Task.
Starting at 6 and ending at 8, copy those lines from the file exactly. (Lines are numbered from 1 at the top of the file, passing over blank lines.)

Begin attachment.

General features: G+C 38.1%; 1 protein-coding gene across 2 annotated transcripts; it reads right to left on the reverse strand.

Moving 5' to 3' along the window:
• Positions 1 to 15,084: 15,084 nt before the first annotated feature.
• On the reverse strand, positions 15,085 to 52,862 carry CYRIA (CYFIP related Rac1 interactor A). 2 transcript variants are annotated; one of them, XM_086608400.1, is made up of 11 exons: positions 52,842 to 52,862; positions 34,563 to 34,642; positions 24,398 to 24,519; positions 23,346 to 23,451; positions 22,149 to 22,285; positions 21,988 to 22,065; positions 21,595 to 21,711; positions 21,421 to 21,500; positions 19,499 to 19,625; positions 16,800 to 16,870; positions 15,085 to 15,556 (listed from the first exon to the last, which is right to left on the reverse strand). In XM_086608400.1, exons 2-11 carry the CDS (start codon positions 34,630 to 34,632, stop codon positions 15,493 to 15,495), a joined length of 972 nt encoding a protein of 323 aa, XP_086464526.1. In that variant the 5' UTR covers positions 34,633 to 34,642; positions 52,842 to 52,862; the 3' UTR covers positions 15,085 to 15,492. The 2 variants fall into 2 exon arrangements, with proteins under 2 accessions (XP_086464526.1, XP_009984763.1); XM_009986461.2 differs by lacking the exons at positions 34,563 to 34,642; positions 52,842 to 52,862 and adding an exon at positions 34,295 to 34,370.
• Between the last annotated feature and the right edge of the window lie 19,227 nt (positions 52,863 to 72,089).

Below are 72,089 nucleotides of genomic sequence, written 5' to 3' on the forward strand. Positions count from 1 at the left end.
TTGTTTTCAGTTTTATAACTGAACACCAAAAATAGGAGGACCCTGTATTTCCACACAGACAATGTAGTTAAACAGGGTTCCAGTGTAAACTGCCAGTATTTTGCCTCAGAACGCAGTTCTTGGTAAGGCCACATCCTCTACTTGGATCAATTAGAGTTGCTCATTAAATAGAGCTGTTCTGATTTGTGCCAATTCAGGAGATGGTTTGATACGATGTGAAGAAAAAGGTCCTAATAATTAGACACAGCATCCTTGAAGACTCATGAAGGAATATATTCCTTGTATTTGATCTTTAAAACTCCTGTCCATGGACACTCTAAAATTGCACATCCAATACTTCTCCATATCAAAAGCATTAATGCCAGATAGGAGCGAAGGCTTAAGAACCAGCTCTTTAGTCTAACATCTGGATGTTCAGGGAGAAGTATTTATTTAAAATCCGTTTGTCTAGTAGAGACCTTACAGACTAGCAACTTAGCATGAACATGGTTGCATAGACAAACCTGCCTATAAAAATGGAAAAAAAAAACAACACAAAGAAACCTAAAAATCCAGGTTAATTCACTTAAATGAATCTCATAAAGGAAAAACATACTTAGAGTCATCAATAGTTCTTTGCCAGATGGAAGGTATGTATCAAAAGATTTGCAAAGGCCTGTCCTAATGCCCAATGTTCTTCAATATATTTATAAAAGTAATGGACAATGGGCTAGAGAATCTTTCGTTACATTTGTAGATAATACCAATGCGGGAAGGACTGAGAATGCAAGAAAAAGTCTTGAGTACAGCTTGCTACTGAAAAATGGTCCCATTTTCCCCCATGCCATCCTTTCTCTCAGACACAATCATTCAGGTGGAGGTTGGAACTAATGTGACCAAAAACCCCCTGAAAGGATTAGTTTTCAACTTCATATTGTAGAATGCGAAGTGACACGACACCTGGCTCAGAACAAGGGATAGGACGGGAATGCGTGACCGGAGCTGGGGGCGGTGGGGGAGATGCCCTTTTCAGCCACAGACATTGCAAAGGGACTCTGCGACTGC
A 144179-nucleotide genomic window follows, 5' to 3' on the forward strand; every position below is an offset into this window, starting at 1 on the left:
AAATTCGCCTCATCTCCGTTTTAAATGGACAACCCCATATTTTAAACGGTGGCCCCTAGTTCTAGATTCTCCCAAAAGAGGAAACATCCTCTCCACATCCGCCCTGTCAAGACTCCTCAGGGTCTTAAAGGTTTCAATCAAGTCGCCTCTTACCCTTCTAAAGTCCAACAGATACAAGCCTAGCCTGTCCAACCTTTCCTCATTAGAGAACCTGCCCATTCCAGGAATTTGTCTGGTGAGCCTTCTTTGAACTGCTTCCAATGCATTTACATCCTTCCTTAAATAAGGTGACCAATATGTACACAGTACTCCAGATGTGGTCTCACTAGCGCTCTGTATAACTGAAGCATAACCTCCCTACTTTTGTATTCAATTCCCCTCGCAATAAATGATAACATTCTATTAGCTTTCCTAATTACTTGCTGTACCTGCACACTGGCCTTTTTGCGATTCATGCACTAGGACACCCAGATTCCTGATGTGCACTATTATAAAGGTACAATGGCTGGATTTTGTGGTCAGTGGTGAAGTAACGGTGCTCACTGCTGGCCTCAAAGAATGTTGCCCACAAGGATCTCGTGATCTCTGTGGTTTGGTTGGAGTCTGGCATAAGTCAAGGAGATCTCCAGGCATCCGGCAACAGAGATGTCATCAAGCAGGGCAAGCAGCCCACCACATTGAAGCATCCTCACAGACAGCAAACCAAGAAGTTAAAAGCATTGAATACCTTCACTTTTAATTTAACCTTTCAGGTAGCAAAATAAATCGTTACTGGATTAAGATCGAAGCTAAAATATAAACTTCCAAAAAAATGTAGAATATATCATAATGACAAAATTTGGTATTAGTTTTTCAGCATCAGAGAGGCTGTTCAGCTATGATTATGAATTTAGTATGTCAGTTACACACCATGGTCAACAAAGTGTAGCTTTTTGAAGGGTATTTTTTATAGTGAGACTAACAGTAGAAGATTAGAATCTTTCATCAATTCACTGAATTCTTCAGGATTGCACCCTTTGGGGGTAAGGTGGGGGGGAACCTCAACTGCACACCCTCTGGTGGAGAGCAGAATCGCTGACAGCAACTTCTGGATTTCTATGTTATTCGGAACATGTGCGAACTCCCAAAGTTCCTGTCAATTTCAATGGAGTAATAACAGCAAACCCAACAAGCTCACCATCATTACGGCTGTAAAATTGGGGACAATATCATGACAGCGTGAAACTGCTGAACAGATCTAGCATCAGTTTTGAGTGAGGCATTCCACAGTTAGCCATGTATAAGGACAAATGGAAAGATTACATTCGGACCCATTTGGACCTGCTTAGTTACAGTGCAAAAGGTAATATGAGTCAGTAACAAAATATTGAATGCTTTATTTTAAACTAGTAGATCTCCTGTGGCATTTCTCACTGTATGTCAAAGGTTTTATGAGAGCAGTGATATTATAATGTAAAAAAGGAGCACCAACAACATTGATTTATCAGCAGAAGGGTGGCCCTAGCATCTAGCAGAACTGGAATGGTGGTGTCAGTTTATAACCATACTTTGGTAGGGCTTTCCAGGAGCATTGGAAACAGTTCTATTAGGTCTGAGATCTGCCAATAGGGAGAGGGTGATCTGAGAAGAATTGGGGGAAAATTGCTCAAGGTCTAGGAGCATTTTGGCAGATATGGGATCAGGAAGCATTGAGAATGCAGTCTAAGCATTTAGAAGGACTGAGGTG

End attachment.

Below are 72,089 nucleotides of genomic sequence, written 5' to 3' on the forward strand. Positions count from 1 at the left end.
TTGTTTTCAGTTTTATAACTGAACACCAAAAATAGGAGGACCCTGTATTTCCACACAGACAATGTAGTTAAACAGGGTTCCAGTGTAAACTGCCAGTATTTTGCCTCAGAACGCAGTTCTTGGTAAGGCCACATCCTCTACTTGGATCAATTAGAGTTGCTCATTAAATAGAGCTGTTCTGATTTGTGCCAATTCAGGAGATGGTTTGATACGATGTGAAGAAAAAGGTCCTAATAATTAGACACAGCATCCTTGAAGACTCATGAAGGAATATATTCCTTGTATTTGATCTTTAAAACTCCTGTCCATGGACACTCTAAAATTGCACATCCAATACTTCTCCATATCAAAAGCATTAATGCCAGATAGGAGCGAAGGCTTAAGAACCAGCTCTTTAGTCTAACATCTGGATGTTCAGGGAGAAGTATTTATTTAAAATCCGTTTGTCTAGTAGAGACCTTACAGACTAGCAACTTAGCATGAACATGGTTGCATAGACAAACCTGCCTATAAAAATGGAAAAAAAAAACAACACAAAGAAACCTAAAAATCCAGGTTAATTCACTTAAATGAATCTCATAAAGGAAAAACATACTTAGAGTCATCAATAGTTCTTTGCCAGATGGAAGGTATGTATCAAAAGATTTGCAAAGGCCTGTCCTAATGCCCAATGTTCTTCAATATATTTATAAAAGTAATGGACAATGGGCTAGAGAATCTTTCGTTACATTTGTAGATAATACCAATGCGGGAAGGACTGAGAATGCAAGAAAAAGTCTTGAGTACAGCTTGCTACTGAAAAATGGTCCCATTTTCCCCCATGCCATCCTTTCTCTCAGACACAATCATTCAGGTGGAGGTTGGAACTAATGTGACCAAAAACCCCCTGAAAGGATTAGTTTTCAACTTCATATTGTAGAATGCGAAGTGACACGACACCTGGCTCAGAACAAGGGATAGGACGGGAATGCGTGACCGGAGCTGGGGGCGGTGGGGGAGATGCCCTTTTCAGCCACAGACATTGCAAAGGGACTCTGCGACTGC
A 144179-nucleotide genomic window follows, 5' to 3' on the forward strand; every position below is an offset into this window, starting at 1 on the left: